The Biota of the Gordon Natural Area - Invertebrates

As with some of the other biotic groups, the research pattern for invertebrates at the GNA might best be described as ‘intermittent.’ Former WCU professor Win Fairchild and his students conducted research on aquatic invertebrates in Plum Run, both inside and outside of the boundaries of the GNA. To date, the only data from that work that we’ve been able to obtain are from the 2007 M.S. thesis of Danielle Difederico. Since that time, the only ‘directed’ invertebrate research at the GNA has been the annual monitoring in Plum Run by the Stroud Water Research Center (SWRC). Additional data come from the increasing frequent observations by GNA staff and from occasional observations from visitors to the GNA posted on iNaturalist.

From these sources, 363 species of invertebrates, in 240 genera, 153 families, and 37 orders have been noted at the GNA to date. Approximately one quarter (88 species; 24.2%) of the 363 species noted for the GNA were observed by Stroud researchers. Invertebrates have been grouped into seven categories: Arthropods (41 species); Crustaceans (12 species); Flatworms (3 species); Gastropods (12 species); Insects (286 species); Ribbon Worms (1 species); Springtails (6 species); and, Worms (2 species). The three best-represented Orders are in the Insects category: the Diptera (93 species), Lepidoptera (46 species), and Coleoptera (41 species). The best-represented Families are the Chironomidae (Diptera, 41 species), Erebidae (Lepidoptera; 10 species); Vespidae (Hymenoptera ; 10 species), Elmidae (Coleoptera, 8 species), and Hydropsychidae (Trichoptera, 8 species). The best-represented genera are Orthocladius (10 species), Hydropsyche and Tipula (5 species each), and Arion and Thienemanniella (4 species each).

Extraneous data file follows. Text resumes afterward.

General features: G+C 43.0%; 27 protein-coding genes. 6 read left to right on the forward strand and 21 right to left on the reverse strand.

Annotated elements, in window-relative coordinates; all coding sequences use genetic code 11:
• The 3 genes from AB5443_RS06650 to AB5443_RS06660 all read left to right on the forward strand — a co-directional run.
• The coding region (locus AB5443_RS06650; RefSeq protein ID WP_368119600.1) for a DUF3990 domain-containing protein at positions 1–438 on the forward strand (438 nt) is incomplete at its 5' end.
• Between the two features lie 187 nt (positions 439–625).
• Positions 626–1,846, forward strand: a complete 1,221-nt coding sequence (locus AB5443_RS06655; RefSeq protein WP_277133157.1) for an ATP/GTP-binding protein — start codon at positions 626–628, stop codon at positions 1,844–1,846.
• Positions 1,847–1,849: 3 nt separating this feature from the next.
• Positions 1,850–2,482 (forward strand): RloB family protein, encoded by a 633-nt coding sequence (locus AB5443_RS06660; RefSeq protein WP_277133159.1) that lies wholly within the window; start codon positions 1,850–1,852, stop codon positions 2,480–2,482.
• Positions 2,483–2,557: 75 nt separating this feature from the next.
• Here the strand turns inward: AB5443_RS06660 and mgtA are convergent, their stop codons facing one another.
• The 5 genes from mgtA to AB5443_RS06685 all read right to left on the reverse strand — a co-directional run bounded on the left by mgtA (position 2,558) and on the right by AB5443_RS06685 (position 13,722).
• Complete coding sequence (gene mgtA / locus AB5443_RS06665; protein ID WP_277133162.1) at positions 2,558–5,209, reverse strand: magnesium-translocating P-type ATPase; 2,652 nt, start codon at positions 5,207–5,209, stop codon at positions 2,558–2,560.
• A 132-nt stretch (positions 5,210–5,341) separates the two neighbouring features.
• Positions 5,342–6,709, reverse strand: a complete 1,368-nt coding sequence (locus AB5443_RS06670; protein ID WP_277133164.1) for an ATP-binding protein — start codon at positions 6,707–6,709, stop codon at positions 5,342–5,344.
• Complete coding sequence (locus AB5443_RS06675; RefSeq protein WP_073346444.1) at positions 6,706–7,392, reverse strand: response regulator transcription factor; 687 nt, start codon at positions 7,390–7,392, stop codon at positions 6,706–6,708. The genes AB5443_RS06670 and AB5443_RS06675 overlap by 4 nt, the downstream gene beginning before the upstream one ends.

You can explore the avian checklist below, or you can access a pdf copy of the checklist.